High Points

Every race you participate in provides you with the opportunity to earn high points. High points are awarded based on how you finish in your heat, with point values and specific rules for awarding points varying across different categories.

Not all races are created equal - throughout the year, there are certain races that are more valuable when determining overall high point championships than others. Regional, Divisional National, North American and World Championships (held in the U.S.A) are all more valuable.


Race Like a Champion Today - There are a couple of different ways to be a champion in the APBA. A National Champion is someone who has won their classes' respective National Championship race. High Points Champions are the drivers or boats that accumulate the highest possible point total in their class within a certain number of races throughout the entire race season.


The American Power Boat Association offers racers several prestigious awards.

Gold Cup

APBA Gold Cup

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The oldest trophy in motorsports, the Gold Cup; originally named the Challenge Cup, was first given out in 1904. It was crafted by Tiffany's in 1902 and was fully restored in the mid 2000's. This trophy is awarded annually to the winner of the Unlimited Category's APBA Gold Cup race on the Detroit River.

Past Winners

President's Cup

President's Cup

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First awarded in 1926 but most recently awarded in 1999, the President's Cup is presented to the winner of an Unlimited race on the Potomac River in Washington, DC. Under the original deed of gift, the Presidents Cup is to awarded from a different Unlimited race site if there is no race held on the Potomac River.

Past Winners

Colonel Green Round Hill Trophy

Colonel Green Round Hill Trophy

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Created in 1933, this trophy is presented annually to the driver with the most points during the racing season in the Professional Racing Outboard (PRO) Category. The trophy, housed at APBA Headquarters, is 44" high and contains almost 18 lbs. of sterling silver.

Past Winners

Martini and Rossi Trophy

Martini and Rossi Trophey

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The Martini and Rossi Trophy was first presented in 1959 to the Unlimited High Point Champion. The trophy was originally donated by the popular Italian company and restored by the APBA in 2009. The trophy also signifies Unlimited's APBA Hall of Champions inductee.

Past Winners

Bob Goller Award

Bob Goller Award

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Created in 1972, the Modified National Overall award is presented to the Modified Outboard driver who accumulates the most overall points in the Modified Outboard Category. Renamed the Bob Goller Award in 2007, the winner of this award is also given the boat number US-1 for all of their boats the following year.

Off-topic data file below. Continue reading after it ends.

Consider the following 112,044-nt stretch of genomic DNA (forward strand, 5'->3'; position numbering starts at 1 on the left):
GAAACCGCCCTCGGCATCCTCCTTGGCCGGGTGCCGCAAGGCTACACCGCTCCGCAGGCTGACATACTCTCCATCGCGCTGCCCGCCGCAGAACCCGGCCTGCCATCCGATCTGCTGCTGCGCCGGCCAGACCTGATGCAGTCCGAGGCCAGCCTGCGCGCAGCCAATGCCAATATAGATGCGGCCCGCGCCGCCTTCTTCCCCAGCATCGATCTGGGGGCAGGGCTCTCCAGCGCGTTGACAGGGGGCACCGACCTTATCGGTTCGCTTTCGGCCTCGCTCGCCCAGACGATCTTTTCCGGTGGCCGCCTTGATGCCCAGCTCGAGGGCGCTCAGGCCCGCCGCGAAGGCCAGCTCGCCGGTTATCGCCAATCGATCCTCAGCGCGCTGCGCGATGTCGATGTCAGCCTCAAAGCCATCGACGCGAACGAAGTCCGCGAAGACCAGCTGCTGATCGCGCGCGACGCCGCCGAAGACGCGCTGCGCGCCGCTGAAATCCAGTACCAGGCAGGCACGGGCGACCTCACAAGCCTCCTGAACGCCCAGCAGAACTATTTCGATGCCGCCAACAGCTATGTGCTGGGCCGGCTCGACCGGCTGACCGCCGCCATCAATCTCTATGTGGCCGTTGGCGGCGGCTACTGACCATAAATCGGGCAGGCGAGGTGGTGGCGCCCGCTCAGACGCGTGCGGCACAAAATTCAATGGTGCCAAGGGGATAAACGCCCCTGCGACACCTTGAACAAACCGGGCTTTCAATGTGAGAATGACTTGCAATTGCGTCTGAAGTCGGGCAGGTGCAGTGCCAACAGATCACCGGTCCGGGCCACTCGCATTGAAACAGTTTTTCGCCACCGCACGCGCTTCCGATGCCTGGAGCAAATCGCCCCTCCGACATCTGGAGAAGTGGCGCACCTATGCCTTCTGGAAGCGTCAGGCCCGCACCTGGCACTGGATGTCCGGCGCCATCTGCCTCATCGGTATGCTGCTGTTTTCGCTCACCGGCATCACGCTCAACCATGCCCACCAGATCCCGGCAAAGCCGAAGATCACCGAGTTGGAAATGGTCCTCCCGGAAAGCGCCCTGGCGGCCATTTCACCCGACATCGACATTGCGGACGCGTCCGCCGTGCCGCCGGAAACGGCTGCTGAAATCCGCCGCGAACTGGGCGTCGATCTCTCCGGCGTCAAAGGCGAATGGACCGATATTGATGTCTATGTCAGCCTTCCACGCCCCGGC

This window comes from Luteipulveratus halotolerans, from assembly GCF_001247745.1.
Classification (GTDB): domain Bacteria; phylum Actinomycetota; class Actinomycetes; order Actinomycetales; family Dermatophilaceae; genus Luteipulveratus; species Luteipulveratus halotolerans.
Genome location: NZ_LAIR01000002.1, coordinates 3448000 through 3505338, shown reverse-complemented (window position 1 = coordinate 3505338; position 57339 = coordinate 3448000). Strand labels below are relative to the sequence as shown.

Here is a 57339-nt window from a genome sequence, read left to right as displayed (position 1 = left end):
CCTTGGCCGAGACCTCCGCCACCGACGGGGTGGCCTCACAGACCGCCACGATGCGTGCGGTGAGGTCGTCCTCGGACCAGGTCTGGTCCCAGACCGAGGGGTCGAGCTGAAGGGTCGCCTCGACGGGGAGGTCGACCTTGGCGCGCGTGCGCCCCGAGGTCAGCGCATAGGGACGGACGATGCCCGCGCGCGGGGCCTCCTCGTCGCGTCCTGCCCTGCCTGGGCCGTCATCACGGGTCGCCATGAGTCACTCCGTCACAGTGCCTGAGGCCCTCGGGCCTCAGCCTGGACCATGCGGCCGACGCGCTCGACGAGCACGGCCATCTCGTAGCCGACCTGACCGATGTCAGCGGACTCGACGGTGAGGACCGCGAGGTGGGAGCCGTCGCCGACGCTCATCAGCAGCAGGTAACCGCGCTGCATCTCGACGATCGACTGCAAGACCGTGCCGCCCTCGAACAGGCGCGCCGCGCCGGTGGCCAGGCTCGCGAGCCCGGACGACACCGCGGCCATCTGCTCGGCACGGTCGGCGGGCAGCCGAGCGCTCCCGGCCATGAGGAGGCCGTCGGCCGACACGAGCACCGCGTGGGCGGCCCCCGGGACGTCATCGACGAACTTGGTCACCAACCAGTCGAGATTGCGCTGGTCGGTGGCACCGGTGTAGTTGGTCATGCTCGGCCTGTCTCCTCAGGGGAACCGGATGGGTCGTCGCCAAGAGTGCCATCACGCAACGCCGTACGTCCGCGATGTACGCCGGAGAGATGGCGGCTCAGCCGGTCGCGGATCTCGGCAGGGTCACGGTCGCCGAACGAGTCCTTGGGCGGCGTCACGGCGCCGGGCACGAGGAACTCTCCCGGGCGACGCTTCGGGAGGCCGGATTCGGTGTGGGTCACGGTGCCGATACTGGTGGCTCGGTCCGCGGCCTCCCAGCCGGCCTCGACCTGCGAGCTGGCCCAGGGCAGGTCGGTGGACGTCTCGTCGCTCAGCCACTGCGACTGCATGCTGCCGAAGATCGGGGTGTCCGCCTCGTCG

Past Winners

Gerald Waldman Memorial Award

Gerald Waldman Memorial Award

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Granted to Outstanding Stock Outboard Driver of the Year.

Past Winners

Henry Menzies Memorial Award

Henry Menzies Memorial Award

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Established in 1979, the Henry Menzies Memorial Award was named for Dr. Hank Menzies whose racing career was cut tragically short in 1978. The Menzies Award is given to the Stock Outboard driver who accumulates the highest number of points in all Stock Outboard classes raced.

Past Winners

Don Allen Sr. Memorial Leadership

Don Allen Sr. Memorial Leadership Award

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Given annually, this award honors service contributions to the American Power Boat Association in the areas of leadership, officiating, safety, or other activities contributing to the benefit of the APBA not directly related to the racing of a specific boat.

Past Winners

Charles D. Strang Award

Charlie Strang Award

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The Charles D. Strang Ultimate Service Award is given to one inpidual who exemplifies the highest standards of devotion and accomplishment for the benefit of the APBA through unselfish service to APBA.

Past Winners

A Day at the Races

Day at the Boat Races

(Photo: Denise Johnson)

There's nothing better than a day at the races - Engines are roaring, friends are reuniting and having a great time, and boats are flying past at breakneck speeds. But attending a boat race isn't like going to a football game or a Nascar race, it's a full on weekend experience. And because of that there are a few things that powerboat rookies, both racers and spectators, should know before packing up and heading to the race site to ensure their race experience is a positive one.

Racers and Crew

Racers and Crew

(Photo: Denise Johnson)

On race day, most racers have their own superstitious methods or rituals for getting ready. Whether it's the same pre-race breakfast, wearing the same cut socks or showing up to the race 42 minutes early, every racer has their traditions. No matter the traditions and superstitions, there are a few steps that are preparations that all racers partake in.